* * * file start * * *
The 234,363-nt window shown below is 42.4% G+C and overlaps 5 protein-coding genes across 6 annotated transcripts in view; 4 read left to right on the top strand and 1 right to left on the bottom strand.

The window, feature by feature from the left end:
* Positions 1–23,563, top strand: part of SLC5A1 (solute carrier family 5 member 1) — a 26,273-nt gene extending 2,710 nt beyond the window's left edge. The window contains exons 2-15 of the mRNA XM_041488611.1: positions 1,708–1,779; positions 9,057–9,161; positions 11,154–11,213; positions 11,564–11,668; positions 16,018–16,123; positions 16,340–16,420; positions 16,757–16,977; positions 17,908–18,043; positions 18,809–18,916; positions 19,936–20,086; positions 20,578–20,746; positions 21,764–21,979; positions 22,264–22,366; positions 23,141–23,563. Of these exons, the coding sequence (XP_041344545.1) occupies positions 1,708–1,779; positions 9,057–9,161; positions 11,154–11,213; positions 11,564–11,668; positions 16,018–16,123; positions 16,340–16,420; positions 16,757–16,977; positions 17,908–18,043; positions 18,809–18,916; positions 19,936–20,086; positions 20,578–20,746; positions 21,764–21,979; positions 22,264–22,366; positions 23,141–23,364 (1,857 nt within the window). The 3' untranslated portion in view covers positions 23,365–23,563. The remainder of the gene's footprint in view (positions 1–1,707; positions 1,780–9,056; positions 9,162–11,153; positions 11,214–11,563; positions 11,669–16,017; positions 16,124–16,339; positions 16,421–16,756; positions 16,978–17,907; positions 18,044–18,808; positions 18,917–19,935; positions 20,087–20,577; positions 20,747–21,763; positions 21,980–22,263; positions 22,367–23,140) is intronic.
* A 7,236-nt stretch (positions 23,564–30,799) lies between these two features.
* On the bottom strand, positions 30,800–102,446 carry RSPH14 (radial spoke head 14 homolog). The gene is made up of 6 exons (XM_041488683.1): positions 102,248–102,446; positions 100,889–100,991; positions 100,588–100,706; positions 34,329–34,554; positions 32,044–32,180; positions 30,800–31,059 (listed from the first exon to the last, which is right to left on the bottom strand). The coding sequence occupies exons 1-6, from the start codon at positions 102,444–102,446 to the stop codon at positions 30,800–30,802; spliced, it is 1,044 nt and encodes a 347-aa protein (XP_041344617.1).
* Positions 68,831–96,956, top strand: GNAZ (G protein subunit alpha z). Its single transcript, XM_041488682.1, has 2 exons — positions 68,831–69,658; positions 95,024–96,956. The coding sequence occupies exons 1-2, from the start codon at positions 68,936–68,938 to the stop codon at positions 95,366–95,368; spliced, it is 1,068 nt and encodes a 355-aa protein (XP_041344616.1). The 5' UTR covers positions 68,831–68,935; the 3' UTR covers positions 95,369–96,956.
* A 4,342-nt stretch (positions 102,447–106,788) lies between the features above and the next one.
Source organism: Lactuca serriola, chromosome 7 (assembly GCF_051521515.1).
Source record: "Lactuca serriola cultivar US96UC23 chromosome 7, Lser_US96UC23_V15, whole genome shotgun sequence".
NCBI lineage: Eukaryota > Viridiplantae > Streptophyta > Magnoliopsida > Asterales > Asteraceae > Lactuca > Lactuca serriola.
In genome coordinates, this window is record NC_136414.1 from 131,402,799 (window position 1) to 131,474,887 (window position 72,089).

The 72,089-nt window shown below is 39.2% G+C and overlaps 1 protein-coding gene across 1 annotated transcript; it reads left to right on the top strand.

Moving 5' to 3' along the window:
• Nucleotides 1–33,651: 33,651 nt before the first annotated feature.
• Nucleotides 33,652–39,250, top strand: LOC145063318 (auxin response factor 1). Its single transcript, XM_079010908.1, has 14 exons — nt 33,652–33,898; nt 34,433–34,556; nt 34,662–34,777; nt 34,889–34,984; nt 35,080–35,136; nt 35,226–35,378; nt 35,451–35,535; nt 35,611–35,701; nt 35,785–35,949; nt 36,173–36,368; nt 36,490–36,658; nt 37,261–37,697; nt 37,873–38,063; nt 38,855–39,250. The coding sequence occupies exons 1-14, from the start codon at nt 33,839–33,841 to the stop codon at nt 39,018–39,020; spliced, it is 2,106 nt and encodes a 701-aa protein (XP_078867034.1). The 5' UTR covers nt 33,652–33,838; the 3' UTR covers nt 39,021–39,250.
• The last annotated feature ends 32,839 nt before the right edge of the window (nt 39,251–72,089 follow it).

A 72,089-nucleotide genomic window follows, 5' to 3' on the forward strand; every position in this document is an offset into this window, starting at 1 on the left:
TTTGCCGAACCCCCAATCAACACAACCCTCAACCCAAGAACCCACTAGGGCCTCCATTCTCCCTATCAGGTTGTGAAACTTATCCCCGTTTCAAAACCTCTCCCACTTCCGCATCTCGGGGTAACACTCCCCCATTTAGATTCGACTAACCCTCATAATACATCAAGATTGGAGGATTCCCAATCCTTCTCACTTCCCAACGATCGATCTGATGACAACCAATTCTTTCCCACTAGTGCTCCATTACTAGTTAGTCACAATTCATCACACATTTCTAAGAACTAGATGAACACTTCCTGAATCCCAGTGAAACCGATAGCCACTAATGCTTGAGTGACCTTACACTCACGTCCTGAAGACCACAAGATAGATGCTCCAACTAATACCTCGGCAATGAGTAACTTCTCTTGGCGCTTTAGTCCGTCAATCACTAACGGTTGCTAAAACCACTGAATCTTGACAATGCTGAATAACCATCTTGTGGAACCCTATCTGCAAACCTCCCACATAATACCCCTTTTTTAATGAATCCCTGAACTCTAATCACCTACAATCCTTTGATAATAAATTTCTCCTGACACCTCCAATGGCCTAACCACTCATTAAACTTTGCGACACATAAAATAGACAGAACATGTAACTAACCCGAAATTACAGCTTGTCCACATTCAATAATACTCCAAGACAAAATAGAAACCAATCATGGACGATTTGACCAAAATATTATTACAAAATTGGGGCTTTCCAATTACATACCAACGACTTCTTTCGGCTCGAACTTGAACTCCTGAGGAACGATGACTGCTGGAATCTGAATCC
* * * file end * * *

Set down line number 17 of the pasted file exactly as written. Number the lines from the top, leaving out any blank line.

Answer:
A 72,089-nucleotide genomic window follows, 5' to 3' on the forward strand; every position in this document is an offset into this window, starting at 1 on the left: